God Lights His Candles
Sunday, October 28, 2012
God Lights His Candles Poems By Dorothy Morris
God Lights His Candles
By Dorothy Morris
With an Introduction by Sam Cornish
Review by Dennis Daly
Today’s society undervalues serenity and that is too bad. In other eras serenity has flourished as a positive concept promoting sometimes poetry and sometimes prayer and sometimes merging the two. Francis of Assisi, for example, could not have written his revolutionary Canticle of the Sun, combining both pagan pantheism and Christian monotheism, unless his soul centered on sereneness and a profound sereneness at that.
Dorothy E. Morris in her book of poems, God Lights His Candles, draws from an obvious reservoir of spiritual serenity to compose her quicksilver images of natural and ritual happiness. Her poem Images is a good starting point. Like all good imagistic poetry her three subjects interest us with texture and emotion. Here’s the first image,
On a looping wire
Myriad starlings squat
Like black Majorca pearls.
The second image turns ducks into a line of obedient monks. Did I mention that serenity can, but need not, be eremitic? The poet puts a little twist in the third image,
It’s been three years,
I saw a crimson cardinal.
Was it you?
The sadness at a glimpse of that flamboyant bird offered here has no sharp edges. Serenity persists.
In Spring: Beach Walk the poet turns the sun into a toddler playing hide and seek, then, as he carries the burden of original sin, sends him on his way seeking redemption. The poem ends with these lines,
Out of darkness
Night to light
Traversing the way
In search of
In our modern world bringing up grace as a poetic motif doesn’t happen. Brave woman!
I don’t believe the poem July Benediction works well independently. However it does further the context and sets up what comes after. By the way, the first four lines of this poem do create a wonderful stand-alone image. Here they are,
The sails are coming down.
Sun is waning.
Morris’ version of serenity again does not exclude melancholy. But it is a considered thoughtful melancholy. In Elegy the poet says,
Was it only the fear of ice
Or the cold to come
That brought sudden despair?
Or something deeper,
A long-ago September
When summer ended,
Bringing regret, guilt or grief.
The poem entitled Advent 2007 takes place within the confines of the poet’s car. While listening to the Magnificat sung by the Mormon Temple Choir, she meditates on the sun’s reflection on the bay’s surface in front of her. Images of her childhood are recalled and the lost cleanliness that the water of baptism offered, and that strange word “grace” shows up again. Morris explains,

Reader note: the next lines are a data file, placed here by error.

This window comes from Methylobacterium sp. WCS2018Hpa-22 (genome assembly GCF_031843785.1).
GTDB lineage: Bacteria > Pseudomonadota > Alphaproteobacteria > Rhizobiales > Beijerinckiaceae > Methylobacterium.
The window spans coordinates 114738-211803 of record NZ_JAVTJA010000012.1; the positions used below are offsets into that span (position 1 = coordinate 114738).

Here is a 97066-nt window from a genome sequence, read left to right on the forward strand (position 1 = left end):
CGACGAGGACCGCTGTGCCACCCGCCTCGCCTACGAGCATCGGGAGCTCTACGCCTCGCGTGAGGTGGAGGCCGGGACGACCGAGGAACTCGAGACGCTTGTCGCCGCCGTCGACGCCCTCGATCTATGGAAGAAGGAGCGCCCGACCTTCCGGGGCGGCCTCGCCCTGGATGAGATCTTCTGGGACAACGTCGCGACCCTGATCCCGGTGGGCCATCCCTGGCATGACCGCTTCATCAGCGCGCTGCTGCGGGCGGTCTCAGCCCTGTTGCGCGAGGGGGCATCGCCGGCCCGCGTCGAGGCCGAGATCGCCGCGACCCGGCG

In my car mirror I watch the sun
Reflecting on the water of the bay
I think: grace
How one might dip one’s fingers
In the water
Or naked, immerse oneself
In the icy pool
To be clean.
Another poem which speaks of rebirth is After The Storm: Winter 2007-2008. It begins with childhood observations touched with pagan magic and then proceeds to adult images gleaned after a Nor’easter had struck. Once again a hint of sadness: the poet likens the iced up trees to a heart’s brittleness. On the other hand even the “the dead of winter” becomes a hopeful time of promise in this poet’s eyes. Morris says,
Why do they call it
The Dead of Winter?
When the tiniest blade
And one can and must hope.
In Changeling the poet gives us a compelling image of the ocean personified. Morris speaks from memory of the sea’s many moods: the rage, the tempest, and the thunderous roar. The scene then changes to the present. The poet concludes,
With the sun shining on you,
You seem almost serene,
As with a sigh
You glide gracefully to shore
Notice the use of the word “gracefully.” These pieces are most assuredly imagist poems with a spiritual bent.
All religions use symbols in their rituals. Sometimes these symbols become so powerful they merge into the reality that they represent. Transubstantiation is one of them. Morris borrows this symbol from Catholicism in her poem Eucharist. Then she does something different. She describes the ordinary transference of the host from priest to communicant in a way that transforms her into a mother of divinity, a Madonna. Morris accomplishes this with these simple lines,
I hold the Host
Making a cup.
Like Mother Mary
I lift him up.
Another poem set in church is Holy Thursday. The poet begins in a tangle of trees, a pagan setting and ends at evening Mass where she observes the regeneration of human- kind. The poet marvels,
In the pew before us
A small blonde woman in a loose blouse
Her husband turns to look at her
Then gently, reverently pats her belly.
In the poem All Hallows Eve the poet espies one more mother and child moment. A three year old child hops off his bicycle and offers his nearby mother two dandelions. The poet continues,
“For you, Mom,” he said proudly.
She laughed, “Two weeds.”
“Lucky you,” I called to her.
Sometimes I wonder if God is three years old.
Neat finish. Nice sentiment.
Now find that quiet spot within your selves and give Morris’ book a try.
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